February 7th, 2008 | Published in Google Testing
How quickly can you...
- ...read all 25 words out loud: RED, GREEN, BLUE, ... (Try it now!)
- ...say all 25 colors out loud: GREEN, YELLOW, WHITE... (Try it now!)
Did the second task require more time and effort? If so, you're experiencing the Stroop Effect, which roughly says that when a label (in this case, the word) is in the same domain as its content (the color) with a conflicting meaning, the label interferes with your ability to comprehend the content.
What does this have to do with testing? Consider the following code:
When this test fails, it produces a message like this:
Quick: what caused this error? Were BLUE and VIOLET indistinguishable, or not? If you're hesitating, that's the Stroop Effect at work! The label (the message) expresses a truth condition, but the content (in assertFalse) expresses a false condition. Is the ColorMatcher doing the wrong thing, or is the test condition bogus? This message is wasting your valuable time! Now consider this slight alteration to the test name and test message:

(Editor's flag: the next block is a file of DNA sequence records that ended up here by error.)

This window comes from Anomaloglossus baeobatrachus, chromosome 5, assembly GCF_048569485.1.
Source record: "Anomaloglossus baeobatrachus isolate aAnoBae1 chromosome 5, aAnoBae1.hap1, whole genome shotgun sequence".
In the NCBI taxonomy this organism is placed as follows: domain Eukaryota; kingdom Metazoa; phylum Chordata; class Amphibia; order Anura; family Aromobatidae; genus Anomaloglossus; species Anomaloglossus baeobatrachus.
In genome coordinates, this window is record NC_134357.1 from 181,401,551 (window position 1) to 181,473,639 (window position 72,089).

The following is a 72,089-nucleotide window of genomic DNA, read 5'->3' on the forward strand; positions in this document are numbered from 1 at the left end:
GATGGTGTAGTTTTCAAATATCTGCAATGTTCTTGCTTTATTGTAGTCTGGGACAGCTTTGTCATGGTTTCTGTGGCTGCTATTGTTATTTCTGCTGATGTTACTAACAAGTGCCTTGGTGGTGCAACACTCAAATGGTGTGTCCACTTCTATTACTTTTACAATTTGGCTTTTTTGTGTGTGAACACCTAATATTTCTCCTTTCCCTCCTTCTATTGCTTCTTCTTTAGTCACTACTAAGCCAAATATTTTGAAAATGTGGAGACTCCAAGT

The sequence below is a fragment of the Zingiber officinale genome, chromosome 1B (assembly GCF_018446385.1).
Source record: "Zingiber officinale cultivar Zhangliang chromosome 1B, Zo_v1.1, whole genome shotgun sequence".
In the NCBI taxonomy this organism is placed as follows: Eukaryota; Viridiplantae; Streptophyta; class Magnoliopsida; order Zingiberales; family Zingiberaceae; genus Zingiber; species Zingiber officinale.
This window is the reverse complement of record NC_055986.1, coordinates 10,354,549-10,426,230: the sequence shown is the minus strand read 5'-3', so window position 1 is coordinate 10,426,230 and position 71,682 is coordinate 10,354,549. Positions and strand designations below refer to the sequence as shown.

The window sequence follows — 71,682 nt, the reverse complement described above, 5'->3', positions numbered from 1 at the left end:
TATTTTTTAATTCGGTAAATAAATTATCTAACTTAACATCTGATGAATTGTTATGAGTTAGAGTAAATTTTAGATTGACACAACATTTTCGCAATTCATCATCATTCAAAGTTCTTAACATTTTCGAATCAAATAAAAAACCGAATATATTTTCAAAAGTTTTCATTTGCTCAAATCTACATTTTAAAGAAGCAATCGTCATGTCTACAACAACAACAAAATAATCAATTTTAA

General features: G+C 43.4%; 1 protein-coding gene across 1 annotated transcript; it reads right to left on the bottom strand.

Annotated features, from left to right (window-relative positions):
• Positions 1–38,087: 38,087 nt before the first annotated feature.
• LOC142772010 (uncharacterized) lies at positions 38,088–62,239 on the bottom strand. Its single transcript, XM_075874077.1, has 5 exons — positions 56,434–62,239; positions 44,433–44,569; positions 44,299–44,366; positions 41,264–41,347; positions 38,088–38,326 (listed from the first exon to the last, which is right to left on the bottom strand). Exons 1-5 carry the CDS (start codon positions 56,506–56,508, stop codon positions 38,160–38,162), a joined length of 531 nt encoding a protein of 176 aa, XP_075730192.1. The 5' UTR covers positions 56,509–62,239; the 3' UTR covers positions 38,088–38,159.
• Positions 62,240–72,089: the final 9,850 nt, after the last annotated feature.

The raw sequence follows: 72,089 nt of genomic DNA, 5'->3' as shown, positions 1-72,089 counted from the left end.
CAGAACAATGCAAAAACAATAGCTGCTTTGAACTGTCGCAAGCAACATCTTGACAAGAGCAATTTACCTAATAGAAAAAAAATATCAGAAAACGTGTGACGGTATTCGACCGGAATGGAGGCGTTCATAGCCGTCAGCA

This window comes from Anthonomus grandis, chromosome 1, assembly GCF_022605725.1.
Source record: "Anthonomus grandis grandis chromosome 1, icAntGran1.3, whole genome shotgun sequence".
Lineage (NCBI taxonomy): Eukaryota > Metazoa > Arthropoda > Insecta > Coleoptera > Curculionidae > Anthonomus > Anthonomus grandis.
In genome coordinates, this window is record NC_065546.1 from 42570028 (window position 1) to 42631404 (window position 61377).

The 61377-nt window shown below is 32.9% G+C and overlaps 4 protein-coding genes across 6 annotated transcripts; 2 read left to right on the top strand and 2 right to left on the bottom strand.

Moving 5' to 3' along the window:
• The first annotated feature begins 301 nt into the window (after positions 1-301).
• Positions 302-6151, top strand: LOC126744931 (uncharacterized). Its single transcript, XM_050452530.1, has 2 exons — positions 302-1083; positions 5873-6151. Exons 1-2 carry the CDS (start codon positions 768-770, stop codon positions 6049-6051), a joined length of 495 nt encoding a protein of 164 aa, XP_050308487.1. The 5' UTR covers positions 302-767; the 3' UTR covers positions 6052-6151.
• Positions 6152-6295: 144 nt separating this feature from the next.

Do you find this clearer? Protanopia (reduced sensitivity to the red spectrum) causes certain pairs of colors to be indistinguishable. BLUE and VIOLET should have been indistinguishable, but weren't.
Here are some things to keep in mind when writing your tests:
- When someone breaks your test – will your test name and message be useful to them?
- Opinionated test names like testMethodDoesSomething can be more helpful than testMethod.
- Great test messages not only identify the actual behavior,but also the expected behavior.
- Should is a handy word to use in messages – it clarifies what expected behavior didn't actually happen.
Remember to download this episode of Testing on the Toilet and post it in your office.